As a grape variety, Chenin is nothing if not adaptable and its well-known sparkling incarnation is to be found further along the river in Saumur. Similar to Champagne the wine is made in a traditional, bottle-fermented style that offers a creamier more honeyed mouthful than its northern contemporary. 
 
Next stop is Chinon – the home of the best red wines of the area, all made from the Cabernet Franc grape. There are two main appellations: Chinon itself and the less well known, but better value, Saint Nicholas de Bourgueil. These days the wines are drunk young and fresh, sometimes chilled.
 
The university city of Tours is the largest in this area of France and was once the capital city. Located on the banks of the river its historical wealth and significance have provided some dramatic architecture and a strong cultural backdrop to the wine-growing region. It is the home of the ever-reliable Sauvignon du Torraine but also the more unusual Jasnieres, a lovely, fresh, normally dry white from the Chenin Blanc which is well worth seeking out. 
 
Heading east along the river you will find Vouvray on one side and Montlouis on the other – both make dry, sweet and sparkling styles from Chenin Blanc but the Vouvray name is more recognisable. The best are probably the sweet wines, which can age for years and are capable of retaining a freshness of fruit that showcases a different side to the Chenin grape.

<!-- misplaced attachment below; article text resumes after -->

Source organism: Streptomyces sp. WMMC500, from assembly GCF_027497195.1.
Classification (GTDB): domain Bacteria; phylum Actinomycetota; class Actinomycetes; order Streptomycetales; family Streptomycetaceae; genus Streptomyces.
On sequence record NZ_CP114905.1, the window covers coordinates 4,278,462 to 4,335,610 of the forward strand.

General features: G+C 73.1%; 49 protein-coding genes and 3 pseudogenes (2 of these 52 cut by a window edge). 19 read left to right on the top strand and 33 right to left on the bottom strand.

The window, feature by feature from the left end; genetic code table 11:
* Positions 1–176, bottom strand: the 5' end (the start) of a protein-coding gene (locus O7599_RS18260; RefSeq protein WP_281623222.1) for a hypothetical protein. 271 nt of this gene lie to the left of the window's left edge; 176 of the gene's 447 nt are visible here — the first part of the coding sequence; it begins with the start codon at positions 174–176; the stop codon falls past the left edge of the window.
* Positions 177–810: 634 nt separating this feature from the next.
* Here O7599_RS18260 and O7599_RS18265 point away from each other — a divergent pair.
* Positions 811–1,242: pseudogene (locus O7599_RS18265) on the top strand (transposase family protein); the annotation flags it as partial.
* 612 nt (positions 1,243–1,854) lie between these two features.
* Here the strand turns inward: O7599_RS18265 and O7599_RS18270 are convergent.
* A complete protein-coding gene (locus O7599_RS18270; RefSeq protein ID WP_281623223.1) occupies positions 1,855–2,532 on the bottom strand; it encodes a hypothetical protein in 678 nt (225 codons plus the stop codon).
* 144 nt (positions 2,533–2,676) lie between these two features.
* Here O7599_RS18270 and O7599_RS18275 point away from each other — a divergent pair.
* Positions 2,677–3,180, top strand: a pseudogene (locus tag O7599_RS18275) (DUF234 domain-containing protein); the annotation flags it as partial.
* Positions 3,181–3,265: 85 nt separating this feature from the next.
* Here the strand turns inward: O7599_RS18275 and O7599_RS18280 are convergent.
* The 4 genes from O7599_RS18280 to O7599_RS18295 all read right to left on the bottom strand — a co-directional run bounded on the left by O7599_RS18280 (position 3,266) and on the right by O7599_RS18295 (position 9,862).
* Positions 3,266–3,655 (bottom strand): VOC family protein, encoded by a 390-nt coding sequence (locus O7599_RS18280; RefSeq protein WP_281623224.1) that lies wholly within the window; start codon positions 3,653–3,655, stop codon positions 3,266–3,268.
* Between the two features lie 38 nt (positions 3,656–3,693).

The last, and I think, one of the most interesting wines from this part of the Loire region is Cheverny; this aromatic dry white is made from mostly Sauvignon Blanc but the addition of Chardonnay (up to 25%) results in a lovely, fruity wine with a gentle softness. 
 
Heading along the river past Orleans, the capital of the Loire region and site of the famous battle where Joan of Arc saved the city from the English in 1429, you eventually arrive at the home of Sauvignon Blanc. First you come to the wines of Coteaux du Giennois which are always good value but not as interesting as their neighbours Sancerre and Pouilly Fume. Sancerre, one of the oldest AOCs in France, comes in a vast range of quality levels, the best being wonderfully rich and complex with the classic minerality from the clay-limestone soil. Pouilly Fume tends to be a bit broader and softer than Sancerre and can sometimes have an almost flinty character.